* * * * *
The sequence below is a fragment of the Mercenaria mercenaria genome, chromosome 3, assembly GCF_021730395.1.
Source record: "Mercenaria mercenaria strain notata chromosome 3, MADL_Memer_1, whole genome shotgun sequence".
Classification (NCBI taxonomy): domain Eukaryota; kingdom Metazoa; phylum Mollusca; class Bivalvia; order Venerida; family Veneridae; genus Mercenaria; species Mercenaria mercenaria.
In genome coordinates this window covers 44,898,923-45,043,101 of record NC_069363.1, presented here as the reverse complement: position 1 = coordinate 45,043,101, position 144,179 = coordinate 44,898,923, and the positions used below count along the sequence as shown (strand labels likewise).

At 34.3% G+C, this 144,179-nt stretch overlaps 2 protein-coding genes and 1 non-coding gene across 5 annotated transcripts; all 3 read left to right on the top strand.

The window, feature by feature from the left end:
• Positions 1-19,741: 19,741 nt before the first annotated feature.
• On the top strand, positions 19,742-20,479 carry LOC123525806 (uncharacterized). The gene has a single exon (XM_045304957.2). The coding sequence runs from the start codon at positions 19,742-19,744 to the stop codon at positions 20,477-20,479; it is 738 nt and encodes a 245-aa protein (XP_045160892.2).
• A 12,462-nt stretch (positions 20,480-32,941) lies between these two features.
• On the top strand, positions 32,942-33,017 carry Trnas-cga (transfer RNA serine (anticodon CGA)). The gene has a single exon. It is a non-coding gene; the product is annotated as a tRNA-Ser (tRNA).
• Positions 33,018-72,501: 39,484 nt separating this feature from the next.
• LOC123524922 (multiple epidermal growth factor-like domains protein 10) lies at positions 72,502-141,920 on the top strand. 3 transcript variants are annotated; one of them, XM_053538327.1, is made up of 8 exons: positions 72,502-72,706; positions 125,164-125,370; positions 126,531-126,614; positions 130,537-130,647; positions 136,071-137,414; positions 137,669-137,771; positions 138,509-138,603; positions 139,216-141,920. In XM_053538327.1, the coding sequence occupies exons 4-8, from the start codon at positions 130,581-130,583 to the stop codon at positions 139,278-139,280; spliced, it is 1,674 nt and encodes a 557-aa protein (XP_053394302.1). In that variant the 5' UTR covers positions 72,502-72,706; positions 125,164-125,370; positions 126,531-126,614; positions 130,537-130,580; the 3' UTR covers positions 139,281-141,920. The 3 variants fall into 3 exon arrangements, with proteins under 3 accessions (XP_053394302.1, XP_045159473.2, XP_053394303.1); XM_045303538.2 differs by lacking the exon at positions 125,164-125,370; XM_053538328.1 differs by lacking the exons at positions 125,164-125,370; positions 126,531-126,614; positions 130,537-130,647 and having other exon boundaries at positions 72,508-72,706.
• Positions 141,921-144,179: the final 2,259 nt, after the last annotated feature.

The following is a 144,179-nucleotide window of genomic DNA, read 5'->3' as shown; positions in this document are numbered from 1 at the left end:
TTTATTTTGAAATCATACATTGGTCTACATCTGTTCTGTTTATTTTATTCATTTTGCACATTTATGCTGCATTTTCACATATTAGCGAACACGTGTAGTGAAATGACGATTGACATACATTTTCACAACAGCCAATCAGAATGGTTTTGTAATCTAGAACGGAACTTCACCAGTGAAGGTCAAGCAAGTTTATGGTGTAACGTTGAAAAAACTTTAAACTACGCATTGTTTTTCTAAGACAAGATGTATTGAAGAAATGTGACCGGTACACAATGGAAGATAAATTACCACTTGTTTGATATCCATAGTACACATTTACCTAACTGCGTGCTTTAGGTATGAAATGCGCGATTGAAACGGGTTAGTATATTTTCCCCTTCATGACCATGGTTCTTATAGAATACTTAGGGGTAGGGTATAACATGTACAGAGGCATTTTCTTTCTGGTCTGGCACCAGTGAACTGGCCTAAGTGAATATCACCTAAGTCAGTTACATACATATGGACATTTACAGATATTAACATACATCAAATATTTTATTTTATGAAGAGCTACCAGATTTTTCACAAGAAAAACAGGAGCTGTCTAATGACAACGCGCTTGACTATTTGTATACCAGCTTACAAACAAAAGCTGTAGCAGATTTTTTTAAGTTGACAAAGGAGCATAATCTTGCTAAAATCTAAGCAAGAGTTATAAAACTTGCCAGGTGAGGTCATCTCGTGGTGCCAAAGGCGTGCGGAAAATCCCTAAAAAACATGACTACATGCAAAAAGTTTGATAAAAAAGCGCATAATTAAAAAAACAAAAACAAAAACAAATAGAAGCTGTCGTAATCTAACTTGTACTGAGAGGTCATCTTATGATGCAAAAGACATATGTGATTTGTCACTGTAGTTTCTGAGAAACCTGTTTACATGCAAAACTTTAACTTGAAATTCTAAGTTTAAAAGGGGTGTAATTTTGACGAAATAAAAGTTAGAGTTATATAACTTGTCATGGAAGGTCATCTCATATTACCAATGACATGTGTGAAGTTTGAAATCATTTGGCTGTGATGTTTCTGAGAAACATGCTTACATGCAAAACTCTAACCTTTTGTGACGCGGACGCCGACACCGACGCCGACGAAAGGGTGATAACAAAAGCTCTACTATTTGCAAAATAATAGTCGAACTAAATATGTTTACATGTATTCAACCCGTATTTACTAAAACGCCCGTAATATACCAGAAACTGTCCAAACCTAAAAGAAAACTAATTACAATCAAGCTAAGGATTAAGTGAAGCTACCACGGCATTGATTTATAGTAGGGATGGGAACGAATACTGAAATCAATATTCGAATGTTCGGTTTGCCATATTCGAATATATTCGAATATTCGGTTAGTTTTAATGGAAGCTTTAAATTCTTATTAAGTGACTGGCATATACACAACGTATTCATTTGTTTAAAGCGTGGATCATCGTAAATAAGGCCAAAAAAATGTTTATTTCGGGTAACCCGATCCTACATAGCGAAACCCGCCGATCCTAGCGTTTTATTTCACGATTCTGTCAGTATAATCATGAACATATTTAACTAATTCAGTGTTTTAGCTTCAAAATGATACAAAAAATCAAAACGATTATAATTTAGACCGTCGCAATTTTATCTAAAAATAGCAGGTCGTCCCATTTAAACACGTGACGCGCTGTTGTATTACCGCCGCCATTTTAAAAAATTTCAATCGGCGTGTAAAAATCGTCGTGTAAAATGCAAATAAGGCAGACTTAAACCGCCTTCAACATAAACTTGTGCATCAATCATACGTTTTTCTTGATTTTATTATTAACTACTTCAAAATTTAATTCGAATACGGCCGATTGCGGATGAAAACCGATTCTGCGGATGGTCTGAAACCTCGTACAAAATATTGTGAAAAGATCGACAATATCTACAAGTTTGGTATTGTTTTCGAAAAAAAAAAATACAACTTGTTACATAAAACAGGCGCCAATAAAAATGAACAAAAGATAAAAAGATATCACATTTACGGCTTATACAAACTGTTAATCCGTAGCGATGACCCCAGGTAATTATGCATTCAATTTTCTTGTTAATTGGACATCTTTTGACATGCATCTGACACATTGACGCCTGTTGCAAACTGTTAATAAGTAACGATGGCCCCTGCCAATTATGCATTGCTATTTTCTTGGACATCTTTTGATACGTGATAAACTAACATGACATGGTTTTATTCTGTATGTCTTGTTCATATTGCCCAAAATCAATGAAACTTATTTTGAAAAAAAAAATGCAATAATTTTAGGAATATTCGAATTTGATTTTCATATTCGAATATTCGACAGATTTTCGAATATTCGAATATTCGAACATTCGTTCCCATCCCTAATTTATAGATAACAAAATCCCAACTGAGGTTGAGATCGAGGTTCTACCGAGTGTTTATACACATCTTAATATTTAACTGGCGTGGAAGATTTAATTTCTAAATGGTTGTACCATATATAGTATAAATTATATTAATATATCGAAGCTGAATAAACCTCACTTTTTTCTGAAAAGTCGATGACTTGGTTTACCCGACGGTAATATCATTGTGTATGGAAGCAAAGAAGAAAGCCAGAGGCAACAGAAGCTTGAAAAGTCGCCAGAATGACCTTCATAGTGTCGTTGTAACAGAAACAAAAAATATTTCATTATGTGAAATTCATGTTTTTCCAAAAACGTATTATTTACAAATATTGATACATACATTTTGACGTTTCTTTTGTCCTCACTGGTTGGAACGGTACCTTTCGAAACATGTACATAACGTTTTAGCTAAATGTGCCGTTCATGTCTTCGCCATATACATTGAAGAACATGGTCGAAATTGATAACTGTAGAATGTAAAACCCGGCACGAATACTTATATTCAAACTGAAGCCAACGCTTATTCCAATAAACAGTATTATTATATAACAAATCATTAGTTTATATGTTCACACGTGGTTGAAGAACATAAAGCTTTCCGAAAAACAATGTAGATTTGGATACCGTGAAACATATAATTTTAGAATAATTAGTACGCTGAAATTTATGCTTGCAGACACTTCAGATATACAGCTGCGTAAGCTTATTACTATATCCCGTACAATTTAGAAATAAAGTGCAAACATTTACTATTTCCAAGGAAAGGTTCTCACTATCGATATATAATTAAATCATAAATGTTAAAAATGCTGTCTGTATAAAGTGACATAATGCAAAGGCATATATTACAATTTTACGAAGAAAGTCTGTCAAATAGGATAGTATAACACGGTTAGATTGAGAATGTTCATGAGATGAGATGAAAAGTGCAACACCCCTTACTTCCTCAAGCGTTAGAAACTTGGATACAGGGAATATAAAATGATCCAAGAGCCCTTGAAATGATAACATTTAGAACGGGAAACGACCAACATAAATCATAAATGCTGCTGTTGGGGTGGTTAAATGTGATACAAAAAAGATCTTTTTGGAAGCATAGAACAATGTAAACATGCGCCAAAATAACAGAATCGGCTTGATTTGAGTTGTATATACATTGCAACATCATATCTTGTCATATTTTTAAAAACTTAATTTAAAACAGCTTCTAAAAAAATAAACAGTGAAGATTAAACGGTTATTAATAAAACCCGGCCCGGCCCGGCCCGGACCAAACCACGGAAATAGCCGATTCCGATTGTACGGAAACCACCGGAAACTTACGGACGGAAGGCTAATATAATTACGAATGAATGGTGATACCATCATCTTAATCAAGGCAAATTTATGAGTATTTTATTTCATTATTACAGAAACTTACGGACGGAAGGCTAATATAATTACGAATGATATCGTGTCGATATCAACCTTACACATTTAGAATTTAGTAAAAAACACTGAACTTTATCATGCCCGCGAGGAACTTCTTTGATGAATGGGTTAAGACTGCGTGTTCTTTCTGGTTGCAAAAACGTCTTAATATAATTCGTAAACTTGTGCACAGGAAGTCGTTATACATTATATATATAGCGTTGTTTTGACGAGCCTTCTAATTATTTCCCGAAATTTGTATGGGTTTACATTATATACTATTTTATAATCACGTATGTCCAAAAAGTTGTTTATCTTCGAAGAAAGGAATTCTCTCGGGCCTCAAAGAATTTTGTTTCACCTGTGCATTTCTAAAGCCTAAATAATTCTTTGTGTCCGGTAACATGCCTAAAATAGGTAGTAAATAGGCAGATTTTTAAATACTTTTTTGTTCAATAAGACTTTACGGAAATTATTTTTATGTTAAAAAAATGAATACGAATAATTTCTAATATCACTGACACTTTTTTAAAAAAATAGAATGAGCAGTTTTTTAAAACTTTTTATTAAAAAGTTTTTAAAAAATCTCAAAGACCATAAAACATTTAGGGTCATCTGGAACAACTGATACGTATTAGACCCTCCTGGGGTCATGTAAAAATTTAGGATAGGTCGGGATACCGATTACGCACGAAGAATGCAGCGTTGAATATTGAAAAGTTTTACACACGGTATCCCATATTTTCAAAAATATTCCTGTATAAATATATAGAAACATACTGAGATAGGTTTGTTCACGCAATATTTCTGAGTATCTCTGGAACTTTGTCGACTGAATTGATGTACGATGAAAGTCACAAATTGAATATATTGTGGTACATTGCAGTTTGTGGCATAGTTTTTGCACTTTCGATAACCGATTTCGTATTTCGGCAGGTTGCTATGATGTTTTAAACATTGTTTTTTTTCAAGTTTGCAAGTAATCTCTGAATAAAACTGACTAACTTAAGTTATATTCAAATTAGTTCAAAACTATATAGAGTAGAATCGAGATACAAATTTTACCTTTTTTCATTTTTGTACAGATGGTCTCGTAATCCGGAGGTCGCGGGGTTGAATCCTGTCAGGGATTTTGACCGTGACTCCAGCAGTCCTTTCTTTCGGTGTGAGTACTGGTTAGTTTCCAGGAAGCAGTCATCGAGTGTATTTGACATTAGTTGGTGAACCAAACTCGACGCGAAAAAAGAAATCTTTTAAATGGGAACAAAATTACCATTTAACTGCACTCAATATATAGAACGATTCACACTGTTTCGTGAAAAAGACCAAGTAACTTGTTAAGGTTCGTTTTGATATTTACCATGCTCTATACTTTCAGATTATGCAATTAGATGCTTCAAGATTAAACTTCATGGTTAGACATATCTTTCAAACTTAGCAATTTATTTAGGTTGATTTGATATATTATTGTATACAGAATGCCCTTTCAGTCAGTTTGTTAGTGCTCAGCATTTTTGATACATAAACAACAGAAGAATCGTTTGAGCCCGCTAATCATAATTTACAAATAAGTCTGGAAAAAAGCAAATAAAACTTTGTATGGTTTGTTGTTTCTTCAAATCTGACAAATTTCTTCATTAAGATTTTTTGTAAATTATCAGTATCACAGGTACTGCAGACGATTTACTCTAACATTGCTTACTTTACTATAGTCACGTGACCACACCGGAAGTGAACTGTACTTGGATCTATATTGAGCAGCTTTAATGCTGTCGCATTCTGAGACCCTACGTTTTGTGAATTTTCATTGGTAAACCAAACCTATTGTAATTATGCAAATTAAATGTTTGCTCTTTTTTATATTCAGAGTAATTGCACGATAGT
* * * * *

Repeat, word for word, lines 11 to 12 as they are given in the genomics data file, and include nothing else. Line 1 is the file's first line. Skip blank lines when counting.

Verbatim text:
• Positions 33,018-72,501: 39,484 nt separating this feature from the next.
• LOC123524922 (multiple epidermal growth factor-like domains protein 10) lies at positions 72,502-141,920 on the top strand. 3 transcript variants are annotated; one of them, XM_053538327.1, is made up of 8 exons: positions 72,502-72,706; positions 125,164-125,370; positions 126,531-126,614; positions 130,537-130,647; positions 136,071-137,414; positions 137,669-137,771; positions 138,509-138,603; positions 139,216-141,920. In XM_053538327.1, the coding sequence occupies exons 4-8, from the start codon at positions 130,581-130,583 to the stop codon at positions 139,278-139,280; spliced, it is 1,674 nt and encodes a 557-aa protein (XP_053394302.1). In that variant the 5' UTR covers positions 72,502-72,706; positions 125,164-125,370; positions 126,531-126,614; positions 130,537-130,580; the 3' UTR covers positions 139,281-141,920. The 3 variants fall into 3 exon arrangements, with proteins under 3 accessions (XP_053394302.1, XP_045159473.2, XP_053394303.1); XM_045303538.2 differs by lacking the exon at positions 125,164-125,370; XM_053538328.1 differs by lacking the exons at positions 125,164-125,370; positions 126,531-126,614; positions 130,537-130,647 and having other exon boundaries at positions 72,508-72,706.